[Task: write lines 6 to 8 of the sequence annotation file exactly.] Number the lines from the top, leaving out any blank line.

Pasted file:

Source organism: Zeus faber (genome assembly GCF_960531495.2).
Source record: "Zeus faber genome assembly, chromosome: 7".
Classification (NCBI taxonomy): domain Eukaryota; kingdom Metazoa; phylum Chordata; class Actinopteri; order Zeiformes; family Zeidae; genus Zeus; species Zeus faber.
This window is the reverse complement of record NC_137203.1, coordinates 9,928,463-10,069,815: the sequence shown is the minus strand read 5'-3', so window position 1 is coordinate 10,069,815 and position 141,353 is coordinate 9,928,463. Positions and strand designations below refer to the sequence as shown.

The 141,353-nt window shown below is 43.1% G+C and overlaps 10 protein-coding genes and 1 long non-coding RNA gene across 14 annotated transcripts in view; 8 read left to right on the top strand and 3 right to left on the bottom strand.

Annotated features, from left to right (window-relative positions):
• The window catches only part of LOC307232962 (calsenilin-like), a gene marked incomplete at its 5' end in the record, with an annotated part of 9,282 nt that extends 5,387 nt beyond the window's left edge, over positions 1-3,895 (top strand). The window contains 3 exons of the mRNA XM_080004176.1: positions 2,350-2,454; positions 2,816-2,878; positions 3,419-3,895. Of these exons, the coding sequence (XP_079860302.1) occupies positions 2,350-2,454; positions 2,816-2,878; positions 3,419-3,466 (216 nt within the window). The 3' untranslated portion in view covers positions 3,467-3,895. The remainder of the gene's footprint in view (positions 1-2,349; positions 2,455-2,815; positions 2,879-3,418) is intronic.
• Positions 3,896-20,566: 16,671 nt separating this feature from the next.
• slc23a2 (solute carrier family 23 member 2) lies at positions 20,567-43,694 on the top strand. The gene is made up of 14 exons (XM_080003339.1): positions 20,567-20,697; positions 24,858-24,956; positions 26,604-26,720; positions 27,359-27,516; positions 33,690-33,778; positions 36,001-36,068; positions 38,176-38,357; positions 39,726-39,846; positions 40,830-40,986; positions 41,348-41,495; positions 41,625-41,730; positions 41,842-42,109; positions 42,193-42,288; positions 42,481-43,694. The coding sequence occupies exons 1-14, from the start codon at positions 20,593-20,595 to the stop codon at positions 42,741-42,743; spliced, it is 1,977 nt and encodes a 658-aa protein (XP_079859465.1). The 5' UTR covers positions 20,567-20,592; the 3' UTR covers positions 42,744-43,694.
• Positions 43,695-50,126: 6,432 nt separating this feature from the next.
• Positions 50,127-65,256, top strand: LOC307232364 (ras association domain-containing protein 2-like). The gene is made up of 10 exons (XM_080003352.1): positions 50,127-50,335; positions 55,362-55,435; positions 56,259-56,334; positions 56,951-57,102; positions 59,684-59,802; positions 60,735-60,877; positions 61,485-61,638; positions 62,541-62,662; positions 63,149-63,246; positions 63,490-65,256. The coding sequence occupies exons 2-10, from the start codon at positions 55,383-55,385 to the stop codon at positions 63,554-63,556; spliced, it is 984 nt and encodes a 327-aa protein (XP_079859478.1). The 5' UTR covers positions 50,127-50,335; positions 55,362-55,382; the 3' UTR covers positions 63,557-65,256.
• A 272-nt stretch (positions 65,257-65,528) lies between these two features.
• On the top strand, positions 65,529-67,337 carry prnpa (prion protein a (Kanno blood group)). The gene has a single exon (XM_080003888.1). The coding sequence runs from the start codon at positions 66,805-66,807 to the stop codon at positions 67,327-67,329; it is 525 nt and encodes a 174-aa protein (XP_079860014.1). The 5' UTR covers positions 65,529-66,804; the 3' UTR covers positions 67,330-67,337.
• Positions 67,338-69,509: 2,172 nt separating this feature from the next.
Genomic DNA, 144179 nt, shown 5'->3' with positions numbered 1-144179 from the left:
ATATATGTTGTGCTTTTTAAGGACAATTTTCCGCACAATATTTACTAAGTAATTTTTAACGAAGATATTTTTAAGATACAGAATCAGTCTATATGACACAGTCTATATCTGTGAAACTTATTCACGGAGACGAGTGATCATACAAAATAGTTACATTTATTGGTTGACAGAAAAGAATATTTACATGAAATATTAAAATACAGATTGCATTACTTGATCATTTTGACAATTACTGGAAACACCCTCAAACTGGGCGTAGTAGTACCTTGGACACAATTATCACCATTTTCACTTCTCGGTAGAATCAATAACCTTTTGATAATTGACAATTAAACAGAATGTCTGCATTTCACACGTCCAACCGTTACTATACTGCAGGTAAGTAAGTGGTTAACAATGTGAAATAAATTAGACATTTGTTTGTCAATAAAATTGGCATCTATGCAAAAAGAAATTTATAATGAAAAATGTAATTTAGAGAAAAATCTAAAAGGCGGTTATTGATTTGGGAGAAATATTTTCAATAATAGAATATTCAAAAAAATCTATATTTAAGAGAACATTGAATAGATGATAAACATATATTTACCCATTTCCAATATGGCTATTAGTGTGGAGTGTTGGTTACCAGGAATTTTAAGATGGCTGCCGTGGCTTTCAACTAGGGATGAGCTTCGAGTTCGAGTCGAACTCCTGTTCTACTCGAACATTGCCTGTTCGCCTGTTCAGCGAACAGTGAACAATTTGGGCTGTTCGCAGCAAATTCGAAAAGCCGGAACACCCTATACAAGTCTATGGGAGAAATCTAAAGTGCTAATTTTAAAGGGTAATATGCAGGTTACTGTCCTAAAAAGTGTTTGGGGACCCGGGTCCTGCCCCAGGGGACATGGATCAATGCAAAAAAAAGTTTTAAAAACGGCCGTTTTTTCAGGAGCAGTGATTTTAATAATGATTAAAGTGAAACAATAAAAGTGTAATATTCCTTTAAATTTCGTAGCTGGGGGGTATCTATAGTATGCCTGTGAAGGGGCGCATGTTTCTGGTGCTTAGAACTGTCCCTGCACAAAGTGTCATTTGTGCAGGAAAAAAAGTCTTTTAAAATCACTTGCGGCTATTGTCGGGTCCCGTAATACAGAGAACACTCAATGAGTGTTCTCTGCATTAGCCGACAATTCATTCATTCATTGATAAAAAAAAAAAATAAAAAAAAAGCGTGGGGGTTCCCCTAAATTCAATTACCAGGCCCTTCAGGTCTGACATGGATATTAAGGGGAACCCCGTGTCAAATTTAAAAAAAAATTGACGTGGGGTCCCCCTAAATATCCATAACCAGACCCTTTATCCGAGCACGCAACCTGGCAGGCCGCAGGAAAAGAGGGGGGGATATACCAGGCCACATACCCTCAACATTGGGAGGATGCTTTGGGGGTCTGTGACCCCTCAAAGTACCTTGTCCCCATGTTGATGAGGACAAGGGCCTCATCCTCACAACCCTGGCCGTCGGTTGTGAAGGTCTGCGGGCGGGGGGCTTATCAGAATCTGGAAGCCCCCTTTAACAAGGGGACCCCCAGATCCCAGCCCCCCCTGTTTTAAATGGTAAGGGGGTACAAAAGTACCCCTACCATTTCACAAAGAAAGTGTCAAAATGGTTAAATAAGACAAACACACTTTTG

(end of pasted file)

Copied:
Annotated features, from left to right (window-relative positions):
• The window catches only part of LOC307232962 (calsenilin-like), a gene marked incomplete at its 5' end in the record, with an annotated part of 9,282 nt that extends 5,387 nt beyond the window's left edge, over positions 1-3,895 (top strand). The window contains 3 exons of the mRNA XM_080004176.1: positions 2,350-2,454; positions 2,816-2,878; positions 3,419-3,895. Of these exons, the coding sequence (XP_079860302.1) occupies positions 2,350-2,454; positions 2,816-2,878; positions 3,419-3,466 (216 nt within the window). The 3' untranslated portion in view covers positions 3,467-3,895. The remainder of the gene's footprint in view (positions 1-2,349; positions 2,455-2,815; positions 2,879-3,418) is intronic.
• Positions 3,896-20,566: 16,671 nt separating this feature from the next.